20B.3 The Role of Horizontal Shearing Instability in Mesovortexgenesis in the 04 January 2015 Quasi-Linear Convective System

Thursday, 31 August 2017: 8:30 AM
Vevey (Swissotel Chicago)
Dustin M. Conrad, Univ. of Alabama in Huntsville, Huntsville, AL; and K. R. Knupp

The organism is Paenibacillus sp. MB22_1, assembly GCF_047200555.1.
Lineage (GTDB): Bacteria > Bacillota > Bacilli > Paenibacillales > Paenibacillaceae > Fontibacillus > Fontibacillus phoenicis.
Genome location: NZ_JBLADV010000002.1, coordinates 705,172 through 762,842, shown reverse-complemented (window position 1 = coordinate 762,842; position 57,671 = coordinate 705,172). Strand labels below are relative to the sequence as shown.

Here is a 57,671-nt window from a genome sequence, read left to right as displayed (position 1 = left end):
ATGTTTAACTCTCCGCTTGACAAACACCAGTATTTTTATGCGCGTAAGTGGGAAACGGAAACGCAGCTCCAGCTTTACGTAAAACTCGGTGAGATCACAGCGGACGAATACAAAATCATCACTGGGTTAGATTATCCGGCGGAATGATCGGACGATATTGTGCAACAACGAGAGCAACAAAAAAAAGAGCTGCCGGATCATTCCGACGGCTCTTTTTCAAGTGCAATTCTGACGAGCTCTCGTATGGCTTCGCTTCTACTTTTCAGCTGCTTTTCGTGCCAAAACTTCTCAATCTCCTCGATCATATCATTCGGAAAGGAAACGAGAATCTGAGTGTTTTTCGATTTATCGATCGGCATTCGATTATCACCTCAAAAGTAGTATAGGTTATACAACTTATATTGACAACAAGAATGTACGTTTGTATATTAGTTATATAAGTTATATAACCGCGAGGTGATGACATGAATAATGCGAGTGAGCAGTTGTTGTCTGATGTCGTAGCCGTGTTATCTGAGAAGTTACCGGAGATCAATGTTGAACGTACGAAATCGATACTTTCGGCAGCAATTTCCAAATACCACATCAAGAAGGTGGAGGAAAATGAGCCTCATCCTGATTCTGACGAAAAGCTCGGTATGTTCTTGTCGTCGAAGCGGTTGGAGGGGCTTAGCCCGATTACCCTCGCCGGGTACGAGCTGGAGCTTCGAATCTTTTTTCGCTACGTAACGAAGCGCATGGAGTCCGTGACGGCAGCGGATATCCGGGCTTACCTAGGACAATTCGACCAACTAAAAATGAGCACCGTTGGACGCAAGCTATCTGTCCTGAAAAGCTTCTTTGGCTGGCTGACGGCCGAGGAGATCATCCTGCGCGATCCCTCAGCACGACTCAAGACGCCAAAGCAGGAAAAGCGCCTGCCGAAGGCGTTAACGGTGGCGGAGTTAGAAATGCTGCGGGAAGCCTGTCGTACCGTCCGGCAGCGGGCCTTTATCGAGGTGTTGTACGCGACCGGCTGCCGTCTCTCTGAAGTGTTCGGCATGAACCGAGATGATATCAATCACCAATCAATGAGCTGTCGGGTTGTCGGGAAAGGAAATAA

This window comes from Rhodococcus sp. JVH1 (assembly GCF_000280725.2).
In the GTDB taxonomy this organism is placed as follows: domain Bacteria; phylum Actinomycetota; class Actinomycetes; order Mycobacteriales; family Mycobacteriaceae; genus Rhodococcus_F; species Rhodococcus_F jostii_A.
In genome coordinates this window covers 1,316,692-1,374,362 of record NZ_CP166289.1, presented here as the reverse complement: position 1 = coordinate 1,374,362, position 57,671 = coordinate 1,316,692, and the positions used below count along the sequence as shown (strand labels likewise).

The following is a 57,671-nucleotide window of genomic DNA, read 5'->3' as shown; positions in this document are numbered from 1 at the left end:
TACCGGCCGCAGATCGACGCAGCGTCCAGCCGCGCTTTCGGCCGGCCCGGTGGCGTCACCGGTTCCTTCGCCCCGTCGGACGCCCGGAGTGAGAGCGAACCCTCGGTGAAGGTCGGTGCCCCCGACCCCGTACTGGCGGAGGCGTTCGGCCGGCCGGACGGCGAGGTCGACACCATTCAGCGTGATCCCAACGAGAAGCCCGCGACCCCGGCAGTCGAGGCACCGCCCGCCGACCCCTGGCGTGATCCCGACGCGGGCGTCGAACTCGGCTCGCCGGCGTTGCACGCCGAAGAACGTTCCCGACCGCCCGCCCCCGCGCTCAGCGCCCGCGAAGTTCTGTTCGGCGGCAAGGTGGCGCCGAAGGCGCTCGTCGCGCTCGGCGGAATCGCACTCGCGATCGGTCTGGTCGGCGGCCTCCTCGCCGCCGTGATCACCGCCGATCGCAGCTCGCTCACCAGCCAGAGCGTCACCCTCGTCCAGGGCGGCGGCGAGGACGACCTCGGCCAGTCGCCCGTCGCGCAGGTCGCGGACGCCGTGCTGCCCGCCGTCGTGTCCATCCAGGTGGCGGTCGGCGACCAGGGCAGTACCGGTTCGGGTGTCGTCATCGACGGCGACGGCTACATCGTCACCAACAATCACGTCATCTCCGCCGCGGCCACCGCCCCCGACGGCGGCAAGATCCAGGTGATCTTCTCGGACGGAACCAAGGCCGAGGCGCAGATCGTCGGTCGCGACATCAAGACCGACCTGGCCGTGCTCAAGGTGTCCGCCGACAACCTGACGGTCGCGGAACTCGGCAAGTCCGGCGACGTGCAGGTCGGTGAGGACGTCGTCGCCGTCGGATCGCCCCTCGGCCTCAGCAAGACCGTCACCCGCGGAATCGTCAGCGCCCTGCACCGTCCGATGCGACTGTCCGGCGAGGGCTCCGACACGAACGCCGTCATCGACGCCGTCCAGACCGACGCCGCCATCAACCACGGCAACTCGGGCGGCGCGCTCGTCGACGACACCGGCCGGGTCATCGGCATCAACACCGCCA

On 04 January 2015, a quasi-linear convective system (QLCS) traversed across northern Alabama and produced EF-1 damage associated with a mesovortex. The mesovortex formed along a sharp wind shift along the leading edge of the QLCS in a high shear-low CAPE (HSLC) environment. Another mesovortex without associated damage formed further to the south. Doppler and polarimetric radar data were collected from the University of Alabama-Huntsville's Advanced Radar for Meteorological and Observational Research (ARMOR) and the National Weather Service weather surveillance radar 1988-Doppler (WSR-88D) at Hytop, Alabama (KHTX). It is suspected that the main formation mechanism for the observed mesovortices in this event is horizontal shear instability (HSI) due to the extremely low CAPE and high low-level shear in the environment. A dual-Doppler synthesis was performed to obtain 2-D winds and vertical vorticity. 2-D wind fields will be analyzed to observe changes in storm scale features such as changes in the sharpness of the wind shift and speed of the flow behind and ahead of the QLCS. Rayleigh and Fjørtoft stability criteria will be utilized in assessing if HSI is present along the leading edge of the QLCS. Polarimetric data before and at mesovortexgenesis will be discussed as potential indicators of mesovortexgenesis, specifically ZDR columns and KDP/ZDR separation. Additionally, an interaction with a potential wave will also be investigated. The environment will be analyzed to determine if it is supportive of atmospheric waves. Radar analysis of the reflectivity segments associated with the potential wave will also be identified using horizontal vorticity. 
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